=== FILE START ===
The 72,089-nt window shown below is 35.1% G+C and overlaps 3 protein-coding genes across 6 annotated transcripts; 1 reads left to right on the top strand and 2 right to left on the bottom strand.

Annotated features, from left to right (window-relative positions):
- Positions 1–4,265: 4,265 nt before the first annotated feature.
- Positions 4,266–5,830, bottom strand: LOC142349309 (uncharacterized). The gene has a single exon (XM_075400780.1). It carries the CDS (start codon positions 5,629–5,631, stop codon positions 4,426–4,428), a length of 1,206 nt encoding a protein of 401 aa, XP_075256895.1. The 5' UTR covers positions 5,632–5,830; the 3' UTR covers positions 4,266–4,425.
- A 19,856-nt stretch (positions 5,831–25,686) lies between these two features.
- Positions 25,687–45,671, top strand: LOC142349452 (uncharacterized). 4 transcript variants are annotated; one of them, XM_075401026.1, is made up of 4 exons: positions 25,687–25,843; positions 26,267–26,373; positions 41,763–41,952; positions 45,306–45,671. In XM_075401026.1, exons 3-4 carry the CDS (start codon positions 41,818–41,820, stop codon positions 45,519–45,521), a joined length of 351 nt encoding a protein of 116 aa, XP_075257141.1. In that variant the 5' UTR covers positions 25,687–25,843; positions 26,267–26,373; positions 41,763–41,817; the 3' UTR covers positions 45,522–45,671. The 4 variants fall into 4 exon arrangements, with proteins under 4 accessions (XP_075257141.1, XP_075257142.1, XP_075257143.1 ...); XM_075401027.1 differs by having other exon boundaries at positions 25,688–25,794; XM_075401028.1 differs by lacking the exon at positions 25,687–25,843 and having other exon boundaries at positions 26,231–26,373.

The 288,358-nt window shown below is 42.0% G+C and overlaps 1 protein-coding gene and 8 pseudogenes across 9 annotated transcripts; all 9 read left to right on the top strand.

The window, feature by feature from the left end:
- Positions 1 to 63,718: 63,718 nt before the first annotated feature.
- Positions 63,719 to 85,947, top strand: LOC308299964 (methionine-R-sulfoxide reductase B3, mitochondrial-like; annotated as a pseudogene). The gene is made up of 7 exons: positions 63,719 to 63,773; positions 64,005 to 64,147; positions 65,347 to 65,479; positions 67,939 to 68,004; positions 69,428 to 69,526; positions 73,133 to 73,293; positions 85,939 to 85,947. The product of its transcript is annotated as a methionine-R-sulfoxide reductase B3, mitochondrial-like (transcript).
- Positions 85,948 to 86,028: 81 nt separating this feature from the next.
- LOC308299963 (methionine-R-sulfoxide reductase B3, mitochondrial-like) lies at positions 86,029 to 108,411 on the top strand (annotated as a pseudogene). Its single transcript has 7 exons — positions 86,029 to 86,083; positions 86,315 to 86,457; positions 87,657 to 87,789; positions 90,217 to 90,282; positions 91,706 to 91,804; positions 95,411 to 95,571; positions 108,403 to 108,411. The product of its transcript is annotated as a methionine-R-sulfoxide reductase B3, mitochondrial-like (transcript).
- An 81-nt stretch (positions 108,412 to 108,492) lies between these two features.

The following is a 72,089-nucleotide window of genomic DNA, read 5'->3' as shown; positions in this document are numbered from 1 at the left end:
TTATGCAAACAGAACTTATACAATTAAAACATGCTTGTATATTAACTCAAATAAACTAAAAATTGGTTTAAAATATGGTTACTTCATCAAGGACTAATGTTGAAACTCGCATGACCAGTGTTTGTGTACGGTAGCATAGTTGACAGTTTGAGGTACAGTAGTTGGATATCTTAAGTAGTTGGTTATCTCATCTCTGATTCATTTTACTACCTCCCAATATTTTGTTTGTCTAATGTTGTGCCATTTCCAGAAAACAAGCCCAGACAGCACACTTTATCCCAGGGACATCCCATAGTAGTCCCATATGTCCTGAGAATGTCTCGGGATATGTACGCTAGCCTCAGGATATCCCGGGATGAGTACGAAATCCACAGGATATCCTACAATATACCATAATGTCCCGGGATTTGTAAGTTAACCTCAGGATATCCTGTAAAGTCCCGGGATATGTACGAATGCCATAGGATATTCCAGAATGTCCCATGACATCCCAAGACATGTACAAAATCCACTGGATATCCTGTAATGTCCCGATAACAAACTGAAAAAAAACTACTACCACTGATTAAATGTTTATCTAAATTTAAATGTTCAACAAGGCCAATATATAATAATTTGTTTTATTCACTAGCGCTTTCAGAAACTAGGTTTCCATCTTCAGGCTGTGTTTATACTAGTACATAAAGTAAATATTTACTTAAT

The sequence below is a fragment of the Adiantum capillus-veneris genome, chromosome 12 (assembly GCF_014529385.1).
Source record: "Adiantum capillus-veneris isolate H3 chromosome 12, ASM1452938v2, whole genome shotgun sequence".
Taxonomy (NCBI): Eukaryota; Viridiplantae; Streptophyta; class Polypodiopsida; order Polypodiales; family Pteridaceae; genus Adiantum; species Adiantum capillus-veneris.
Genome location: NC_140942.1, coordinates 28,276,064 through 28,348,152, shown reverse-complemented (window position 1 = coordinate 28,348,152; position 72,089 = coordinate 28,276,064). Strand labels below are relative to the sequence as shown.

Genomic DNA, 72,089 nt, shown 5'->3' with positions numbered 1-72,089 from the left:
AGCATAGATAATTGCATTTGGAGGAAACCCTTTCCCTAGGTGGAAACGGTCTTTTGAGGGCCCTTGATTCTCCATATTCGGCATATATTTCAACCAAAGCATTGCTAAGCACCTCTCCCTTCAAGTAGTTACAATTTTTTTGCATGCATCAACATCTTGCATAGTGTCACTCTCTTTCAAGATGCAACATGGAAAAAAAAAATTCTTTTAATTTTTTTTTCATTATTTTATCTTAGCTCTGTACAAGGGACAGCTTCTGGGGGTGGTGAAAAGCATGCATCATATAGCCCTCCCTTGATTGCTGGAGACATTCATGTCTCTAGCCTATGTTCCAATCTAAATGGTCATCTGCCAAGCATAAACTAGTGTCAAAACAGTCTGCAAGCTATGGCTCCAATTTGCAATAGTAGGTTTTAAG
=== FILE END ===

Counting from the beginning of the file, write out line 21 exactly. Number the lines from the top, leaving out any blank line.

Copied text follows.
AGCATAGATAATTGCATTTGGAGGAAACCCTTTCCCTAGGTGGAAACGGTCTTTTGAGGGCCCTTGATTCTCCATATTCGGCATATATTTCAACCAAAGCATTGCTAAGCACCTCTCCCTTCAAGTAGTTACAATTTTTTTGCATGCATCAACATCTTGCATAGTGTCACTCTCTTTCAAGATGCAACATGGAAAAAAAAAATTCTTTTAATTTTTTTTTCATTATTTTATCTTAGCTCTGTACAAGGGACAGCTTCTGGGGGTGGTGAAAAGCATGCATCATATAGCCCTCCCTTGATTGCTGGAGACATTCATGTCTCTAGCCTATGTTCCAATCTAAATGGTCATCTGCCAAGCATAAACTAGTGTCAAAACAGTCTGCAAGCTATGGCTCCAATTTGCAATAGTAGGTTTTAAG